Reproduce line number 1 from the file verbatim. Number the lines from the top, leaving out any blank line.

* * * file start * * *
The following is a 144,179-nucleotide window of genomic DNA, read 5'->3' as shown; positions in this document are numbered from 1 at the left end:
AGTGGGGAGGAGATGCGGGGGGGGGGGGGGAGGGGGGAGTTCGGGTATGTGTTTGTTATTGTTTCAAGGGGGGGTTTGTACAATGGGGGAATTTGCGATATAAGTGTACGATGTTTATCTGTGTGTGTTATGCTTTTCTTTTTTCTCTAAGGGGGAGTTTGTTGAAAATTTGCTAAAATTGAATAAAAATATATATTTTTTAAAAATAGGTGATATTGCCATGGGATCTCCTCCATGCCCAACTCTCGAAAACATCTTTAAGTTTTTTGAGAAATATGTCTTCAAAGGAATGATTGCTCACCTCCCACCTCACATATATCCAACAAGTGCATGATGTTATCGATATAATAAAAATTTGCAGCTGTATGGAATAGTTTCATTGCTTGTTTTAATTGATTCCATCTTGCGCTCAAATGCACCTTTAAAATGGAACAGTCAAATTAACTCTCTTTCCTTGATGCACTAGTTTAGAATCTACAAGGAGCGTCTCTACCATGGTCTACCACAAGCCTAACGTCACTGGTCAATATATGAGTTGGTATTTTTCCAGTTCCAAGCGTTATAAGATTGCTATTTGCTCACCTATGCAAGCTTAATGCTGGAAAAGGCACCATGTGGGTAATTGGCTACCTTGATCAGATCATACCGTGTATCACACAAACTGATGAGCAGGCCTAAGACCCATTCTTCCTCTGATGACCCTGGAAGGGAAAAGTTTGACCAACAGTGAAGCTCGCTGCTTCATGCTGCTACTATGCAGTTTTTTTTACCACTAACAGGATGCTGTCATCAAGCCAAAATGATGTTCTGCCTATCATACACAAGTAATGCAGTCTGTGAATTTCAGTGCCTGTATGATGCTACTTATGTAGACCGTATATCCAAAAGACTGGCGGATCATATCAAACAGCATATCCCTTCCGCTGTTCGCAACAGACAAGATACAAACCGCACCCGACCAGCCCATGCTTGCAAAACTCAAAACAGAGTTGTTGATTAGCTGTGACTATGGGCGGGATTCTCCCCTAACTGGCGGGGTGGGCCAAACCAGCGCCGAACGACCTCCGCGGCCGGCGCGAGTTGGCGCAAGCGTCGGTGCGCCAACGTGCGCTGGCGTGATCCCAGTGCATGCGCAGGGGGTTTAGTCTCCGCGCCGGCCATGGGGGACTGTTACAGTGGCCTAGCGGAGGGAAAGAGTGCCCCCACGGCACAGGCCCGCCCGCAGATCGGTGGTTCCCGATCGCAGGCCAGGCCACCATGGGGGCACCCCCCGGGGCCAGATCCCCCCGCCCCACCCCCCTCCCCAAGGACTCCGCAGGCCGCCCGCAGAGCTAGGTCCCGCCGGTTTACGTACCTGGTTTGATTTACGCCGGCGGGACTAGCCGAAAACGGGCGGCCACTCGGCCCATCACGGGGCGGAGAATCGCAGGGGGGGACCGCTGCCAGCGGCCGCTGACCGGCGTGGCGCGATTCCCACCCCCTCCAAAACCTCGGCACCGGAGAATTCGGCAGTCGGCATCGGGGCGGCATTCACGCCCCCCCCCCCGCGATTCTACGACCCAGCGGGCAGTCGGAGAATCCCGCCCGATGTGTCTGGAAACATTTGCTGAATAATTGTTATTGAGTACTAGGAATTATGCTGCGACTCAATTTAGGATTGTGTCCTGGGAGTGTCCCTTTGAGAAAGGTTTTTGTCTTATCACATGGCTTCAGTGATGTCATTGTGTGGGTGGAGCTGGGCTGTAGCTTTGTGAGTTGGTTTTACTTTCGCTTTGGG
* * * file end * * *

The following is a 144,179-nucleotide window of genomic DNA, read 5'->3' as shown; positions in this document are numbered from 1 at the left end: